Australia campaigns to allow sub meters in apartments to measure water use

Nepture adds FATHOM to partner program

Australian metering company Fair Water Meters is lobbying for changes to measurement regulations to make it easier for multi-dwelling residences to install sub meters.

The organisation is appealing to the National Measurement Institute to make it cheaper and more convenient for apartment owners to install their own sub meters so they only pay for the water they use, reports trade publication Sourceable.

Bulk metering continues to be in place for many old apartments in Australia that have only a single water meter for the entire property, resulting in all residents sharing the burden of costs irrespective of how much water they have consumed individually.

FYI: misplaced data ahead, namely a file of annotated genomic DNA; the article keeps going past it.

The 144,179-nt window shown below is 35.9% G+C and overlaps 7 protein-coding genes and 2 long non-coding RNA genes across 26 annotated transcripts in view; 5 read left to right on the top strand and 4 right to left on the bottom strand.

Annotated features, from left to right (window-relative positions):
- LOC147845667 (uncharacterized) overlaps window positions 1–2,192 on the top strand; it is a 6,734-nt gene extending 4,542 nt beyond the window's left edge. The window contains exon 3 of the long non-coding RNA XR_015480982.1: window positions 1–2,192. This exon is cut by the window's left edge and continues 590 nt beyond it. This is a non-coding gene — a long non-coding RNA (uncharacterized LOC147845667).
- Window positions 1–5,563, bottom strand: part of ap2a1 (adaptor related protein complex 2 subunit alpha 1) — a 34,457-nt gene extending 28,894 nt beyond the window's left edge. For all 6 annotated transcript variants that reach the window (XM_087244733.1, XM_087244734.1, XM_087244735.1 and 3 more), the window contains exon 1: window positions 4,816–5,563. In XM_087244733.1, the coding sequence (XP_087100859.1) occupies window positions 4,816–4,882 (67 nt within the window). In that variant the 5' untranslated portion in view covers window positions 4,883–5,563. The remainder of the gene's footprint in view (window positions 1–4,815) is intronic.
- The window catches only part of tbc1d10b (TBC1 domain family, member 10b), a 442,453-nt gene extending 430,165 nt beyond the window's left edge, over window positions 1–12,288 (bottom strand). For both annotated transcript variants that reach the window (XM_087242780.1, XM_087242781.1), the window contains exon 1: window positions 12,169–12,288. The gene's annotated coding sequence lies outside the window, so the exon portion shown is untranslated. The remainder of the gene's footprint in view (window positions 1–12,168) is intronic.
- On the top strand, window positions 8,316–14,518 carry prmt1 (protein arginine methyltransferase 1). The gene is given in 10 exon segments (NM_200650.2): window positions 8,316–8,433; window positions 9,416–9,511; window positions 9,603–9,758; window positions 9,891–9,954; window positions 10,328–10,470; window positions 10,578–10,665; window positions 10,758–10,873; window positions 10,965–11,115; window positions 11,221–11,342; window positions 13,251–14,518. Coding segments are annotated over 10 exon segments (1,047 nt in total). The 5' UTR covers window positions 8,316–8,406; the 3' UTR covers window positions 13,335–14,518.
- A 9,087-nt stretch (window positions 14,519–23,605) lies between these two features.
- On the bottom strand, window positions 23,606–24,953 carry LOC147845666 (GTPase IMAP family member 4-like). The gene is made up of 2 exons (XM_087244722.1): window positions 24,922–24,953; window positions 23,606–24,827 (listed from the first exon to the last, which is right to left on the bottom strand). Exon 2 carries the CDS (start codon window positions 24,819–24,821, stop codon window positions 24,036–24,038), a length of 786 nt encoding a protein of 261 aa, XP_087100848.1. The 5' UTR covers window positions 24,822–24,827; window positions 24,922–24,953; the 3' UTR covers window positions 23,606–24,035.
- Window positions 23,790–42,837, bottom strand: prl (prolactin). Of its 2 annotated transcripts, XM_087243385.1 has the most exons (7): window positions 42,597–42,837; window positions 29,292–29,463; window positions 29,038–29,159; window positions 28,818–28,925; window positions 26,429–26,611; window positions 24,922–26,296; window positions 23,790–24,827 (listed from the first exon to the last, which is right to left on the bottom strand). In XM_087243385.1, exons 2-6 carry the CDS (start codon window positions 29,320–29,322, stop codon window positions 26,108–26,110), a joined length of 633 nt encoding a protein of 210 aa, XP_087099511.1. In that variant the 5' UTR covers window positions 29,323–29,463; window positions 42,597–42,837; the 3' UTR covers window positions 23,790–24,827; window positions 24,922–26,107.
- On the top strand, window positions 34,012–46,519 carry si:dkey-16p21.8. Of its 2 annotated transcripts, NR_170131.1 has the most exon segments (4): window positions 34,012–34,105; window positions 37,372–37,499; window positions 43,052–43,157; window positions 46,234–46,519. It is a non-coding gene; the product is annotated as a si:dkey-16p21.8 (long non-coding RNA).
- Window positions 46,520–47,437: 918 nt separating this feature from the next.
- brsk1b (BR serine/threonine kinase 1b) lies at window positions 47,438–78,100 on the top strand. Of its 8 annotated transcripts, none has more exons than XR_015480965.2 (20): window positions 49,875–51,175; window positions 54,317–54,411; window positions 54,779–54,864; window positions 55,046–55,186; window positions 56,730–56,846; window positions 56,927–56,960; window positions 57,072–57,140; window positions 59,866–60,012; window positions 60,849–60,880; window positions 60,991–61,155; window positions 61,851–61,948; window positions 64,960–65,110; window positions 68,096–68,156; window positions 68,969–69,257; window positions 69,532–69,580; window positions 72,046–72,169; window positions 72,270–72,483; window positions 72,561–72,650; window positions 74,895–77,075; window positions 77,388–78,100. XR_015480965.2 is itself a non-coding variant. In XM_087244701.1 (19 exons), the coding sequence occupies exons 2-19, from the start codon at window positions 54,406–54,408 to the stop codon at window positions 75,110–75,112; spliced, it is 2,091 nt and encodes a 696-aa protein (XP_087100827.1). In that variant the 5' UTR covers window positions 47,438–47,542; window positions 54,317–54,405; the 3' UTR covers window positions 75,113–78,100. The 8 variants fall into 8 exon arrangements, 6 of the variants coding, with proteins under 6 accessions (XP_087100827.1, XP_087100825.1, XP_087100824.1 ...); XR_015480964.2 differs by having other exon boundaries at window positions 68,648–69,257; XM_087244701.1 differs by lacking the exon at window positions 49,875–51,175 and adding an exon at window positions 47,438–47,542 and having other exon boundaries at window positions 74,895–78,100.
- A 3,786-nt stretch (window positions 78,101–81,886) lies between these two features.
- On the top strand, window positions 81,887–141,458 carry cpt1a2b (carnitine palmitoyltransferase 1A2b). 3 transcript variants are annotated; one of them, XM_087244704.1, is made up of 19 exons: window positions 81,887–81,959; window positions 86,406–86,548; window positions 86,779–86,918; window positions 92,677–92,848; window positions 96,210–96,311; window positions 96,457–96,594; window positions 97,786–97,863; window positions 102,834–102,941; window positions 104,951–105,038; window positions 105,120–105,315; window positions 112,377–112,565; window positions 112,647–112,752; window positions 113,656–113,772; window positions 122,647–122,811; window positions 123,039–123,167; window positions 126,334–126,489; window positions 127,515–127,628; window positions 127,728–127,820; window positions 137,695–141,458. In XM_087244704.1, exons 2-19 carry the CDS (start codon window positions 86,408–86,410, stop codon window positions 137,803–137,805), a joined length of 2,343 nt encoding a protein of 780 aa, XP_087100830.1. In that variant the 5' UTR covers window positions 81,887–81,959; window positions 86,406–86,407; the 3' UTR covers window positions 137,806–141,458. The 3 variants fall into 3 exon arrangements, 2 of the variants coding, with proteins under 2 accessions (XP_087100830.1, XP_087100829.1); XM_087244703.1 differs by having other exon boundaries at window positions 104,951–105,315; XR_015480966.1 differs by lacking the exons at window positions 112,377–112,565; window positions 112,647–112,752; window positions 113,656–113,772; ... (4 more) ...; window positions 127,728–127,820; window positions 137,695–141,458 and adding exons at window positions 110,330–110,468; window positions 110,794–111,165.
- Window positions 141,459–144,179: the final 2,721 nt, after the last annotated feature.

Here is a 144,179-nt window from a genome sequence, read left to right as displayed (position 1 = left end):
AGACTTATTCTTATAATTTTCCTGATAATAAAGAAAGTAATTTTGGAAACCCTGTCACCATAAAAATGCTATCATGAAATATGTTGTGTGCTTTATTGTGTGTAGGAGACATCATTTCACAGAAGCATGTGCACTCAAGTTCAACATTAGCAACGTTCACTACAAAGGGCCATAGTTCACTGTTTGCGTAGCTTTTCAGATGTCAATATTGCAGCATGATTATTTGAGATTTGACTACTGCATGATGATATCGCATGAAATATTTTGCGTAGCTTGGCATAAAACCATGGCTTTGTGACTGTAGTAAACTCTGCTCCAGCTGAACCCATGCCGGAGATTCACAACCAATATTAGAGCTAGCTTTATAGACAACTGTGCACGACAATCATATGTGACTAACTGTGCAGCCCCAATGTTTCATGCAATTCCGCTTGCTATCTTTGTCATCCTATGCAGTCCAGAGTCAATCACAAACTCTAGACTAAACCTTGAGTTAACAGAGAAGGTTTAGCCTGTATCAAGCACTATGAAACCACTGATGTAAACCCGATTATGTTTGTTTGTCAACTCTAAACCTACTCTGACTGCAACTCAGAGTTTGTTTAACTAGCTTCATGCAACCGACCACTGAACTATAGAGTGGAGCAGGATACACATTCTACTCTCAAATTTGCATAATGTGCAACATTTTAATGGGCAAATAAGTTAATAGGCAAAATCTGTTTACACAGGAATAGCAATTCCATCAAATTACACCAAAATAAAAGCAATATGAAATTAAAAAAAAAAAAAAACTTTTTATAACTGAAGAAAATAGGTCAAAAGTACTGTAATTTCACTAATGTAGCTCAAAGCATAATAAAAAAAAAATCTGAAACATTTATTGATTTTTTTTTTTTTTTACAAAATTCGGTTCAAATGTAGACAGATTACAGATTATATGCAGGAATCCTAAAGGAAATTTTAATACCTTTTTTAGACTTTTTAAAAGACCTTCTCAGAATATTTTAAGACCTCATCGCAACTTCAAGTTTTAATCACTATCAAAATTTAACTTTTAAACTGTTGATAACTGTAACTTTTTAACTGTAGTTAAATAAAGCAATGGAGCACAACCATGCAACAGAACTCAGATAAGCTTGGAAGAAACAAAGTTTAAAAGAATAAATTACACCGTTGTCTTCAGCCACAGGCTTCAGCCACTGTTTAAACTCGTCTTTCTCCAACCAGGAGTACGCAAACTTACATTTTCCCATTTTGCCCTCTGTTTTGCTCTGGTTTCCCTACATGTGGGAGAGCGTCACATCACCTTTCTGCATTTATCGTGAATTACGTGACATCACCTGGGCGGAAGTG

Measurement regulations

Under the NMI’s current ‘200 rule’, owners are only allowed to install bulky meters with capacities of between 2,500 and 4,000 litres an hour.

In order to cater to apartment occupants, Fair Water Meters has developed a more compact 1600L/h meter that can be installed in apartments for around AU$650 (US$580).

Chris Terblanche, director of Fair Water Meters, said these kinds of smaller water meters had been used in Europe for two decades, providing a far more equitable form of metering than the bulk billing that currently prevails in Australia’s older apartment buildings.

Mr Terblanche said: “Our device could put an end to this inequitable system, but to make it commercially available, the NMI needs to relax our repeal its 200 rule and allow smaller meters.”

The sub meters also have leak detection and detailed monitoring functionality.

Consumer campaign

Fair Water Meters is now calling on the public to sign a petition for the repeal of the 200 rule, and believes it has the backing of peak bodies and government agencies to bring Australia’s water regulations in line with international norms.

NMI is currently considering the adoption of the updated international water metering regulations (OIML R49) 2013, and will remain open to submissions on the issue until September 30.